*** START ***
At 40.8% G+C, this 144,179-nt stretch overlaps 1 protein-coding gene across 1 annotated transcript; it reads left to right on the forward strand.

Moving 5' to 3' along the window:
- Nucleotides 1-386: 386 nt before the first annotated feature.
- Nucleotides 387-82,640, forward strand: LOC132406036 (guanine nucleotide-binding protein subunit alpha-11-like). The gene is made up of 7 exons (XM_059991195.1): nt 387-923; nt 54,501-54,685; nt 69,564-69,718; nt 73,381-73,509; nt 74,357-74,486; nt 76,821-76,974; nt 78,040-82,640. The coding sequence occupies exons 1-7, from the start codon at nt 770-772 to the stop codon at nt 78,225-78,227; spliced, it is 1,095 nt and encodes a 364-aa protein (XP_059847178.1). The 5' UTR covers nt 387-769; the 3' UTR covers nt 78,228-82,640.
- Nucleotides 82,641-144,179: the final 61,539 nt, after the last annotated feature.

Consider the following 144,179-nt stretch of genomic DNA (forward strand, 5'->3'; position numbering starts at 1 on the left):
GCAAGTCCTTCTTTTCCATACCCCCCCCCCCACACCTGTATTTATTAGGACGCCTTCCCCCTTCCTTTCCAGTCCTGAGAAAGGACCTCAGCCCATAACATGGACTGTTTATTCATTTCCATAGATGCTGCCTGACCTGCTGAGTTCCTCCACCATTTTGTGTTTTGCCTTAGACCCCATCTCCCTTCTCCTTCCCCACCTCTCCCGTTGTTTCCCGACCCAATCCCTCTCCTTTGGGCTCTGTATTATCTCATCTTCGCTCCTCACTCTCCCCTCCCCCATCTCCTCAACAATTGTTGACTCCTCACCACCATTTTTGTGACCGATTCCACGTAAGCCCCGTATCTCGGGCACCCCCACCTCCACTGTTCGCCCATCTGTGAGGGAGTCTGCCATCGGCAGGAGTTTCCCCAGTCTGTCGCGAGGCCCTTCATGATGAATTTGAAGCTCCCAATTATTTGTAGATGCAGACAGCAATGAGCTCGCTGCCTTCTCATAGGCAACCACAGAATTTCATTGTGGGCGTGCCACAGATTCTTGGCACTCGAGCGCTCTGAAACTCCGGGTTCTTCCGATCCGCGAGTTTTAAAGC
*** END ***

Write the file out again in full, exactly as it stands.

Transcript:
At 40.8% G+C, this 144,179-nt stretch overlaps 1 protein-coding gene across 1 annotated transcript; it reads left to right on the forward strand.

Moving 5' to 3' along the window:
- Nucleotides 1-386: 386 nt before the first annotated feature.
- Nucleotides 387-82,640, forward strand: LOC132406036 (guanine nucleotide-binding protein subunit alpha-11-like). The gene is made up of 7 exons (XM_059991195.1): nt 387-923; nt 54,501-54,685; nt 69,564-69,718; nt 73,381-73,509; nt 74,357-74,486; nt 76,821-76,974; nt 78,040-82,640. The coding sequence occupies exons 1-7, from the start codon at nt 770-772 to the stop codon at nt 78,225-78,227; spliced, it is 1,095 nt and encodes a 364-aa protein (XP_059847178.1). The 5' UTR covers nt 387-769; the 3' UTR covers nt 78,228-82,640.
- Nucleotides 82,641-144,179: the final 61,539 nt, after the last annotated feature.

Consider the following 144,179-nt stretch of genomic DNA (forward strand, 5'->3'; position numbering starts at 1 on the left):
GCAAGTCCTTCTTTTCCATACCCCCCCCCCCACACCTGTATTTATTAGGACGCCTTCCCCCTTCCTTTCCAGTCCTGAGAAAGGACCTCAGCCCATAACATGGACTGTTTATTCATTTCCATAGATGCTGCCTGACCTGCTGAGTTCCTCCACCATTTTGTGTTTTGCCTTAGACCCCATCTCCCTTCTCCTTCCCCACCTCTCCCGTTGTTTCCCGACCCAATCCCTCTCCTTTGGGCTCTGTATTATCTCATCTTCGCTCCTCACTCTCCCCTCCCCCATCTCCTCAACAATTGTTGACTCCTCACCACCATTTTTGTGACCGATTCCACGTAAGCCCCGTATCTCGGGCACCCCCACCTCCACTGTTCGCCCATCTGTGAGGGAGTCTGCCATCGGCAGGAGTTTCCCCAGTCTGTCGCGAGGCCCTTCATGATGAATTTGAAGCTCCCAATTATTTGTAGATGCAGACAGCAATGAGCTCGCTGCCTTCTCATAGGCAACCACAGAATTTCATTGTGGGCGTGCCACAGATTCTTGGCACTCGAGCGCTCTGAAACTCCGGGTTCTTCCGATCCGCGAGTTTTAAAGC